The damage for a person who has CP does not begin in the muscle and connective tissues. Although this is where we feel the tightening of the connective tissue wrappings around muscles, the contractures themselves are simply a symptom-a complication of a problem deep in the brain. Therefore, if all we try to do is lengthen the muscles and stretch the fascia, we will run smack into a brick wall: either no progress will happed at all, or symptoms may even be temporarily exacerbated. Most people with CP get best results if bodywork focuses on indirectly affecting muscle tone through craniosacral work, gentle rocking, slow range of motion exercises, and manipulation of the arms and legs that engages the client in ways he or she doesn't automatically resist-this often means going with the direction of muscle shortening in order to disengage the reflex. Ultimately, the therapist will have to experiment with lots of different approaches, often accompanied by extremely supportive bolstering, in order to find what techniques allow their clients to relax and enjoy their massage.
The benefits of massage to CP patients are undeniable. Parents write of their satisfaction when their child is able to sleep through the night, when postural distortions unbind, when breathing eases, when faces light up with joy because the massage therapist has arrived for a session. Imagine a child who is the object of vast numbers of painful, intrusive, unpleasant, dehumanizing medical procedures (regardless of the supportive intentions behind them). This child is handled rather than touched. Then his massage therapist arrives and arranges him carefully among pillows and bolsters on the table. She cradles his occiput and straightens his neck so he can breathe more easily. She rocks his arms and legs until their tension eases. She plays with his fingers until he realizes he can move them in lots of directions. Nothing she does hurts. What a gift, what a privilege to be invited into such a relationship!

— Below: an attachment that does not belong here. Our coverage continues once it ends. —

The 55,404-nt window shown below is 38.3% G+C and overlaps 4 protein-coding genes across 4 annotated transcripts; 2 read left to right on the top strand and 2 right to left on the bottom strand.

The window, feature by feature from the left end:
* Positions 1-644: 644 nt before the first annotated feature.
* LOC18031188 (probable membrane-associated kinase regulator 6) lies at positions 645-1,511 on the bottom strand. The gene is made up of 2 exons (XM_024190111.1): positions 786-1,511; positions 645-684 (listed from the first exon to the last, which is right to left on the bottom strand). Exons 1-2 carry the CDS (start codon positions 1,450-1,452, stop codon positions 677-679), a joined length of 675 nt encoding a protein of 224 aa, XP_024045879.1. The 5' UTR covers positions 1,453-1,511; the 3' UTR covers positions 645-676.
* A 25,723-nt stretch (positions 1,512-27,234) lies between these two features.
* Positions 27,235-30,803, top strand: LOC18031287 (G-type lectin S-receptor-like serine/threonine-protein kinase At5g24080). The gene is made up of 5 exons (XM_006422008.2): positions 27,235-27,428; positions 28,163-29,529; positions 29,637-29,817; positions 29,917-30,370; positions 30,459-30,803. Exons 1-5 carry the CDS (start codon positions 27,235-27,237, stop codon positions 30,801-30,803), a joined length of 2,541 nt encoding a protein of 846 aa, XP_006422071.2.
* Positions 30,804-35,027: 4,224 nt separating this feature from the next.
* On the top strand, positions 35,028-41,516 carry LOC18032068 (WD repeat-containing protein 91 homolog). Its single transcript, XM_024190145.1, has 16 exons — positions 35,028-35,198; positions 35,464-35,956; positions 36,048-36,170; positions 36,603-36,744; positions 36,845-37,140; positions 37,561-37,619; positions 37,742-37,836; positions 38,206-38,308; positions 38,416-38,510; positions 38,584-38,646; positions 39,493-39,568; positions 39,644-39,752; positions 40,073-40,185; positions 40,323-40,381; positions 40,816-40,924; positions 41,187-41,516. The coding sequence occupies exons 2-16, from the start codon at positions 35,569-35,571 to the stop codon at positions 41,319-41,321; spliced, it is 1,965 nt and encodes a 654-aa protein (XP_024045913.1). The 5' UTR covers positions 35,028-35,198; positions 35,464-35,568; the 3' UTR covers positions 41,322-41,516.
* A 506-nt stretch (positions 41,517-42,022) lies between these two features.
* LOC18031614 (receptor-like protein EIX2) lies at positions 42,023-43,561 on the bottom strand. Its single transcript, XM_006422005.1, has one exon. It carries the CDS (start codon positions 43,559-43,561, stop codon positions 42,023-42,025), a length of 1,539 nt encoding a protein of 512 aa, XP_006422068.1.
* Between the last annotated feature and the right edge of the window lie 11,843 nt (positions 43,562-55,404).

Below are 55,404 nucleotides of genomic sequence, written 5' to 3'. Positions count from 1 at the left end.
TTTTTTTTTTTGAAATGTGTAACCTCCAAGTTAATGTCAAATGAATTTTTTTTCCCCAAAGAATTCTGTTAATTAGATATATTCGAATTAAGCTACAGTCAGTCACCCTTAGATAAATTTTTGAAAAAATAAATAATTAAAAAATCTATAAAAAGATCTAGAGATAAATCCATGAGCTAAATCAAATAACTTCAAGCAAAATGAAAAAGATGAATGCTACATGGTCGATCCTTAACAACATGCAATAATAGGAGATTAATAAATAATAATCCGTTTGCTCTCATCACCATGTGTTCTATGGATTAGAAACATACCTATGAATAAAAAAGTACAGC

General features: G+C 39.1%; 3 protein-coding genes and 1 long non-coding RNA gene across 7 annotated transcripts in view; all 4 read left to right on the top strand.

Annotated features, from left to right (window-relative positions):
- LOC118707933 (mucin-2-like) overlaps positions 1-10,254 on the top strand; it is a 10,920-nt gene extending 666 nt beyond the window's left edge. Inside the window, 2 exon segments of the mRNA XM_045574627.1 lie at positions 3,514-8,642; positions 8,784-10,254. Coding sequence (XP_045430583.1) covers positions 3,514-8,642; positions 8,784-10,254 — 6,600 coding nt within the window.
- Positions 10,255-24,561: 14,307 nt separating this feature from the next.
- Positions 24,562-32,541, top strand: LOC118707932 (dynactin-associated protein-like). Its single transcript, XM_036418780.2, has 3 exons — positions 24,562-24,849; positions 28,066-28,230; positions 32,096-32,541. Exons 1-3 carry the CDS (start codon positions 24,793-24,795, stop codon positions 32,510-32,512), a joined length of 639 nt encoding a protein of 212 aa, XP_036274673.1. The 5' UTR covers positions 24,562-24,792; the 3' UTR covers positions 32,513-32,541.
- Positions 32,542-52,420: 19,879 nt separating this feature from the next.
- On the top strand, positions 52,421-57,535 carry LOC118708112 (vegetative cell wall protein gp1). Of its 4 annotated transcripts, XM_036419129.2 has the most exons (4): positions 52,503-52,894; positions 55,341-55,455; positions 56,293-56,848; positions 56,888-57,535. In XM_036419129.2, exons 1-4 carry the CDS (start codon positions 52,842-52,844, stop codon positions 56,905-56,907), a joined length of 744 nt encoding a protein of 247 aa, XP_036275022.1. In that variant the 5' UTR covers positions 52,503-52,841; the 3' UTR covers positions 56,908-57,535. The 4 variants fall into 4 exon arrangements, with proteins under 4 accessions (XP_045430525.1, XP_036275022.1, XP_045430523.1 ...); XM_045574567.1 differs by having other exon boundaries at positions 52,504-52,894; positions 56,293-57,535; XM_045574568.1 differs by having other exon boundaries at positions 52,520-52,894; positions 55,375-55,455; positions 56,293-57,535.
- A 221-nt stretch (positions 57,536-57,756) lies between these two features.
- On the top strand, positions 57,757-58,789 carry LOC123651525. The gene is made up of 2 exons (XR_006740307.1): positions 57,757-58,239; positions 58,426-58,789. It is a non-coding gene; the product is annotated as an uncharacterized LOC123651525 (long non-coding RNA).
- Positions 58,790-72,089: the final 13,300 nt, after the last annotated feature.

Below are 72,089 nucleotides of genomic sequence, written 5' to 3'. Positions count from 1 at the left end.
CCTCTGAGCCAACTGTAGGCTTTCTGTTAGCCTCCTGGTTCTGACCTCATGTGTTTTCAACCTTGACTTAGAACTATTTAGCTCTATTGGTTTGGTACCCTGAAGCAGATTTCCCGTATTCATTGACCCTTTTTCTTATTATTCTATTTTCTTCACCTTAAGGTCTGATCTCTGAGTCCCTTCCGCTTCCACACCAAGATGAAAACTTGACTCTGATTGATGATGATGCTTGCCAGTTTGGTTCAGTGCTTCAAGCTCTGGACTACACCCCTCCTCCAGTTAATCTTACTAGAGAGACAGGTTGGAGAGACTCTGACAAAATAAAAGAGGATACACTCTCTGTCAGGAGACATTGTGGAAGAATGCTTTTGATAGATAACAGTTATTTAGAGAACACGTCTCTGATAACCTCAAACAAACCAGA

If physical therapy is used to stretch and strengthen skeletal muscles, massage will also be a safe choice. The only caution is that people with very severe CP may not be able to communicate their wants or concerns clearly. If a massage therapist works with a client who cannot speak, other modes of communication, including nonverbal signals, become especially important. It is the responsibility of the massage therapist to make sure that his or her work is welcome and freely accepted at all times.
Our culture harbors a fear of people who look, or sound, or act differently from ourselves. Seeing or being with someone with CP can raise all kinds of fears or judgments that we never realized were there. Maybe this person can't speak, or drools, or walks funny, or doesn't walk at all. Speaking for myself, I will share that it's especially hard for me to deal with disabilities when they occur in children. And yet, here is a population that so needs the work we do! As long as basic common-sense precautions are respected (don't overwork numb areas, be sensitive to nonverbal communications, if anything you do makes symptoms worse then stop and try something else) massage can be a central coping mechanism for a child or adult with CP.
I am hopeful that any readers who have the opportunity to work with clients who have CP will feel more confident to do so. I am especially delighted to share some valuable resources that help me put together the parts of this article about bodywork:
For my next column, I'm going to offer readers a choice. I've had requests for articles on these topics:
So, what do you want to have discussed next in What's On Your Table?
Ruth Werner, LMT, NCTMB
Click here for previous articles by Ruth Werner, LMP, NCTMB, Massage Therapy Foundation President.